Norwegian disaster movie sequel The Quake feels every bit as passably entertaining, threadbare, and unnecessary as its bigger budgeted American and Asian counterparts. A follow-up to the 2015 smash hit (in its home country, anyway), The Wave, The Quake brings back its predecessor’s primary cast of characters to survive a different natural disaster with similar beats and cliches. Belonging firmly to the “if you’ve seen one of these, you’ve seen ‘em all” category of blockbusters, The Quake won’t damage what many loved about The Wave, but it won’t leave viewers clamouring for a third entry in a series that has already turned somewhat ridiculous by having a sequel at all.
Three years after a, 85-foot tall tsunami caused by a crumbling fjord devastated Norway, geologist Kristian Eikjord (Kristoffer Joner) is having trouble readjusting to life after the large scale disaster. Kristian’s marriage (to a returning Ane Dahl Torp) has imploded, and he does everything humanly possible to keep a safe distance from his young daughter (Edith Haagenrud-Sande) and university attending son (Jonas Hoff Oftebro). After being inundated with questions from the media about the next impending global disaster on the horizon and being forced to relive his traumatic experiences, all Kristian wants is to be left alone and conduct his ongoing, obsessive studies in private. His solitude is upended when he gets wind that a colleague has died while investigating the structural integrity of one of the country’s many crumbling traffic tunnels. Looking over his fallen comrade’s findings with the help of the dead man’s surviving adult daughter (Kathrine Thorborg Johansen), Kristian discovers a pattern of seismic activity that suggests Norway could be due for the most catastrophic earthquake of the past hundred years. While those monitoring the country’s tectonic activity don’t see any cause for alarm, it will only be a matter of time before Kristian is proven right and disastrous history will once again repeat itself.
Director John Andreas Andersen (who has a background in cinematography that serves The Quake quite nicely) takes the reigns from The Wave director Roar Uthaug (who recently made the jump to Hollywood with the Tomb Raider reboot), working from a script by returning writers John Kåre Raake and Harald Rosenløw-Eeg. All of the primary cast has returned, with basically the same amount to do, and with Joner given a little more to play with on an emotional level thanks to layers of survival guilt. It’s perhaps unsurprising then that The Quake moves and feels like the same movie as The Wave, only less inspired and more tired. It’s definitely a lesser sequel, but not a bad one, and disaster movie aficionados will find plenty to like here.
The Quake is one of those movies that cautions human beings to stop blaming the Earth for all their ecological problems, and start blaming humans who don’t want to open the eyes of the populace because they fear any emerging panic. It’s also one of those movies where the person everyone says is wrong will finally be proven right, and said person will have to save the lives of the family he or she has grown apart from during the film’s climax. Once the earth shaking action arrives in the film’s second half, one could make a diabolical drinking game out of the number of times and various ways people say any variation of the phrase “we gotta get outta here.” In summation, The Quake is basically every disaster movie ever made, but it’s a well made and executed one that takes itself just seriously enough to be believable. It’s not pretending to be anything it’s not, and it also isn’t poking fun at itself.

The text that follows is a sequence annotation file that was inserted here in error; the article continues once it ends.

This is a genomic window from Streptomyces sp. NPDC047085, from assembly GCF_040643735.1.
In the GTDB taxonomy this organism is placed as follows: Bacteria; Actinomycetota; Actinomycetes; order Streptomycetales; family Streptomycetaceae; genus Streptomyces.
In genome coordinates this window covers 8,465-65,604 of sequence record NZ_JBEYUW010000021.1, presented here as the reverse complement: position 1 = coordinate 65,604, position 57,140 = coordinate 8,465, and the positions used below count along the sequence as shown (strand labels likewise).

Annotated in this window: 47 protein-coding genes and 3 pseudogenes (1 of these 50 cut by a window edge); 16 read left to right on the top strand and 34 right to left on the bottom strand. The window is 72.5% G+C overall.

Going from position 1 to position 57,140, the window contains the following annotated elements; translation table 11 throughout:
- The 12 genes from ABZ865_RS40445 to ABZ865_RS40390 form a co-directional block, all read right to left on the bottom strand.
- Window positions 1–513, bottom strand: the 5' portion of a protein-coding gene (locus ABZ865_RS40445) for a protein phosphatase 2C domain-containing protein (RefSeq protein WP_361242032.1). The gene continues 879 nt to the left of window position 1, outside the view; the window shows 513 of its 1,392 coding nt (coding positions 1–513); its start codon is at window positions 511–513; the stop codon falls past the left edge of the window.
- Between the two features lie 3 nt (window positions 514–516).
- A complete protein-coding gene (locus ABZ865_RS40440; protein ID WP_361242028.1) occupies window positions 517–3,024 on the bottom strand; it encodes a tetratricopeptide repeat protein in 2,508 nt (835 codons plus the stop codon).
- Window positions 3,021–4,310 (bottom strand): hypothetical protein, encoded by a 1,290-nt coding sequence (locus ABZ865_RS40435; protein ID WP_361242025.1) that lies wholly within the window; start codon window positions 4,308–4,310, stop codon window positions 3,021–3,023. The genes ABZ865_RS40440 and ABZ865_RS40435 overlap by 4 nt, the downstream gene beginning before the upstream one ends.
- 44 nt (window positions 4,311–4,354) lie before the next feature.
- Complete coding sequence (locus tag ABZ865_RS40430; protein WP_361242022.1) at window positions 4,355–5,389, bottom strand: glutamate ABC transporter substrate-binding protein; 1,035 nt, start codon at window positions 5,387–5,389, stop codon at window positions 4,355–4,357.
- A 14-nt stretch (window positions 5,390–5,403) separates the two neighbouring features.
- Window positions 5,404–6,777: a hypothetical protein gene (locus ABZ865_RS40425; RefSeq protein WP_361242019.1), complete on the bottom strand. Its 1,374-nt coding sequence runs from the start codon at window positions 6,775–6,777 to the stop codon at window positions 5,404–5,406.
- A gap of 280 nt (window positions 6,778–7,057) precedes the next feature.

Much like The Wave, The Quake focuses more on character and human relationships than the spectacle. That’s partially because the modest budget only allows for only a handful of large scale set pieces (most of it saved for the great looking climax played out in a creatively crumbling high-rise), but it’s also in an effort to make one care about the characters more. It’s admittedly a little ridiculous to watch a similar plot play out among the same characters from the first film a second time, but there’s enough development here to make The Quake a breezy bit of fun.
Compared to the refreshing nature of The Wave, The Quake is a bit disappointing, but not without merit. As a popcorn movie with a side of ecological awareness and messages about corporate responsibility, The Quake does everything it has to in a bid to remain sufficiently entertaining. It’s memory will live on as long as a hiccup, but it’s fine enough for what it is.
The Quake opens in Toronto at Carlton Cinemas on Friday, December 14, 2018. It’s available on iTunes in Canada the same day.
Check out the trailer for The Quake: